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EDIT has robust people policies at every stage

LiveMint logoLiveMint 06-08-2017 Dharani Thangavelu

Equitas Development Initiative Trust’s (EDIT) idea to impart affordable education for children from socially and economically backward families, probably traces its roots to its parent company, Equitas Small Finance Bank Ltd.

Equitas Small Finance Bank, which started as a micro-finance institution in 2007, through its development trust EDIT “nurtures and empowers children by providing holistic education to transform them into responsible individuals,” said S. Muralidharan, correspondent of Equitas Gurukul Matriculation Schools, run by EDIT. He is also the chief people officer of the parent company Equitas Small Finance Bank.

Based in Chennai, EDIT was established in 2008 with an idea to improve the quality of lives of those from socially and economically backward families. It decided to impart quality education at affordable fees and that led to the birth of Equitas Gurukul Matriculation Schools in 2010. According to EDIT, robust people policies at every stage—recruitment process, on-boarding, goal setting, performance, employee engagement and review process, set them apart.

“At the beginning of every year, the teachers set their goals and it is reviewed on a quarterly basis,” said Muralidharan.

Following the review, corrective actions are taken in order for the teachers to achieve their goals. “Employment engagement activities are done regularly and our employees are briefed on the mission and vision of EDIT,” he said.

The eight Equitas Gurukul schools run by EDIT across Tamil Nadu, stand as an example for the organization that has structured all its businesses around the idea of being socially relevant. “In fact, even before we obtained the licence for setting up our microfinance firm, we had the idea of starting the schools. We have always looked at doing something that is viable, sustainable and also socially relevant,” added Muralidharan. EDIT has set up a centre for academic excellence at Chennai with subject matter experts who design and develop lesson plans for all the eight schools, in order to ensure that uniformity is maintained in terms of the quality of lesson plans as well as teaching.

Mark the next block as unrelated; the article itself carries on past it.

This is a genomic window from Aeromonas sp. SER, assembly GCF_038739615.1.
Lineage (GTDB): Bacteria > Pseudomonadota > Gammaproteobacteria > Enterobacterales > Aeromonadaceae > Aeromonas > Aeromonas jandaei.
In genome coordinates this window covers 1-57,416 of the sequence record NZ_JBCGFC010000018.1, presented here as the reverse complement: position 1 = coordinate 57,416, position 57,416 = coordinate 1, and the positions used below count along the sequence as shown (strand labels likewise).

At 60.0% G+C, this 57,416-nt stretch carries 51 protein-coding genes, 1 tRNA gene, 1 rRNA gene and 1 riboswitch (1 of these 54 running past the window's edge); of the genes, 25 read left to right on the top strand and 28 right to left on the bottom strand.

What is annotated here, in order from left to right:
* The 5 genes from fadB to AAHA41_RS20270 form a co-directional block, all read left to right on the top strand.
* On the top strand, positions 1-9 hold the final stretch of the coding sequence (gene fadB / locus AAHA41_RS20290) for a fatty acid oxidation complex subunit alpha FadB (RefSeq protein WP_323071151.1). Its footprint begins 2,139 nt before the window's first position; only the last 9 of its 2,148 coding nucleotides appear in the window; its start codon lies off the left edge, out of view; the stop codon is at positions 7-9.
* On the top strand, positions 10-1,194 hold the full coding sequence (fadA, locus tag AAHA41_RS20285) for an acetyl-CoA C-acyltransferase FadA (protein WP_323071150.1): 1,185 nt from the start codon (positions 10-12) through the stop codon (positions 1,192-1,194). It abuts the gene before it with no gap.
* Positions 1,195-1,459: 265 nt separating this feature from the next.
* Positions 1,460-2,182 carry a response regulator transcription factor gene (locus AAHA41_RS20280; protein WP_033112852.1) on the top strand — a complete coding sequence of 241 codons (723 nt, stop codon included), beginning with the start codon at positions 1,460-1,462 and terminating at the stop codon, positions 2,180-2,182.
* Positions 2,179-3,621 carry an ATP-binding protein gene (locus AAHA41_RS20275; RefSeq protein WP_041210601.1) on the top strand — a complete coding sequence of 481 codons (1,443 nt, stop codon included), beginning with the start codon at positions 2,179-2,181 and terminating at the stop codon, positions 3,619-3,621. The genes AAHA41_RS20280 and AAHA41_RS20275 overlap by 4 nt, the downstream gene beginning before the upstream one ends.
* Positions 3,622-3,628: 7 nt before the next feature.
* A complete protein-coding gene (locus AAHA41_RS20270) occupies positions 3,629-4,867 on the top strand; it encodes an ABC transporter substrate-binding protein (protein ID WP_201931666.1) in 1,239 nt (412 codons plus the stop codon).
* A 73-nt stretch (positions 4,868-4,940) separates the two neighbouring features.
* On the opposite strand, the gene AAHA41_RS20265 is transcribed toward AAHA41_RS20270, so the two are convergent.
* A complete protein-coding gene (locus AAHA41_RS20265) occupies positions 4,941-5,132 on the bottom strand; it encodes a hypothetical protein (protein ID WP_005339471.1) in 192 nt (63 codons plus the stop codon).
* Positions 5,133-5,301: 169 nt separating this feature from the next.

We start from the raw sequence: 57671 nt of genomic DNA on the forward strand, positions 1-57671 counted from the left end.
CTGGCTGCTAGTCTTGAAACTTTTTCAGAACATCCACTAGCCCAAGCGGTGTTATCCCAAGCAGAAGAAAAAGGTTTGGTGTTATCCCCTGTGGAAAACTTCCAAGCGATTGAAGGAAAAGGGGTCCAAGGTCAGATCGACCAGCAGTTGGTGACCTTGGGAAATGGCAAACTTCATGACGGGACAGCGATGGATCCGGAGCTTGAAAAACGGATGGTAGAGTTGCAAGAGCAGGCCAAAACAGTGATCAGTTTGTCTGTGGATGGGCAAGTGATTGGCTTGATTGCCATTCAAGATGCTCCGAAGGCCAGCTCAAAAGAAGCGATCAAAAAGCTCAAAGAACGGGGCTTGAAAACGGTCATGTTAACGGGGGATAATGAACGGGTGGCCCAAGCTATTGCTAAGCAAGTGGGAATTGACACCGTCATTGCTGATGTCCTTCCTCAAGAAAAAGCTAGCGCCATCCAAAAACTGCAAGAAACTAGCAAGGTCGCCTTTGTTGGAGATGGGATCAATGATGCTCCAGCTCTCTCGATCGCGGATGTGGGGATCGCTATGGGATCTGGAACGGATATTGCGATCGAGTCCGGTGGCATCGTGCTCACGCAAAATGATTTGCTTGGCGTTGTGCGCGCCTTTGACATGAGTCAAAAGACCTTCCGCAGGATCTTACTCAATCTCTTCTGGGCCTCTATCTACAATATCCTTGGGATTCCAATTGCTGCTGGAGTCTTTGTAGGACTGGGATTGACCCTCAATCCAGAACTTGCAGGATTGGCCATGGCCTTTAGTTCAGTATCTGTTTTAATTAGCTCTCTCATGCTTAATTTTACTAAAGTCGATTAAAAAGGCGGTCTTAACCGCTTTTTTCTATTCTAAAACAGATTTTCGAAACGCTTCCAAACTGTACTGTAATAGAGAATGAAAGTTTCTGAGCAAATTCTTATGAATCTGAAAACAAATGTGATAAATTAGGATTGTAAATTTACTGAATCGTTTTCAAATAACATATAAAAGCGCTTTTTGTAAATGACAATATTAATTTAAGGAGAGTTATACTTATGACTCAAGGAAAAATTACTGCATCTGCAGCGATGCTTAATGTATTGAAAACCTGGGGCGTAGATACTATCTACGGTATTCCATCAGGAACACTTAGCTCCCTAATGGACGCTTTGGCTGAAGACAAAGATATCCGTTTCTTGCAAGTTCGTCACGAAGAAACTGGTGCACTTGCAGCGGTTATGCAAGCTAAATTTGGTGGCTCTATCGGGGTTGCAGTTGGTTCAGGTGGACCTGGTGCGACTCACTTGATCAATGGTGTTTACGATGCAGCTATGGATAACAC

“Including the current academic year’s recruitment, our employee strength has crossed 400,” said V. Rajagopal, assistant vice-president, HR.

Equitas Gurukul Matriculation Schools are in Dindigul, Trichy, Coimbatore, Salem, Sivakasi, Karur, Cuddalore and Kumbakonam.

The organization focuses on regular workshops for its teachers to retain the quality. A teacher competency assessment looks at the teachers’ subject knowledge, teaching effectiveness and in turn helps in providing specific inputs to improve. Apart from running the schools, EDIT is also involved in other social initiatives like imparting livelihood skill training for women to improve their income-generating potential. However, the Gurukul schools constitute a major work done by EDIT, according to Rajagopal.

Nearly 90% of the employees in the Gurukul schools are women. “We prefer women employees to take care of the children in the primary classes. Male teachers are recruited only for high school and higher secondary classes,” said Rajagopal.

“With few exceptions like the leave policies, all the other HR policies that are available for our bank employees are applicable to the teachers’ part of the Gurukuls. Like corporates, where one can find elaborate insurance policies, EDIT has similar ones that include the employee and their families— spouse, children and parents,” claimed Rajagopal.

The schools have an elaborate recruitment process for the teachers. There are teacher eligibility tests, demo classes, interview and other processes that the employees have to undergo. “Apart from the government prescribed educational qualifications, we are keen on the child-friendliness of our employee who wants to be part of our education system,” said Muralidharan. EDIT which currently has 5,700 students, is targeting 50,000 students by 2025. “Practically it is not possible to set up our own schools. Once our model is fully robust, we have plans to offer it to government schools free of charge, and to private schools with a condition that they charge reasonable fee,” concluded Muralidharan.

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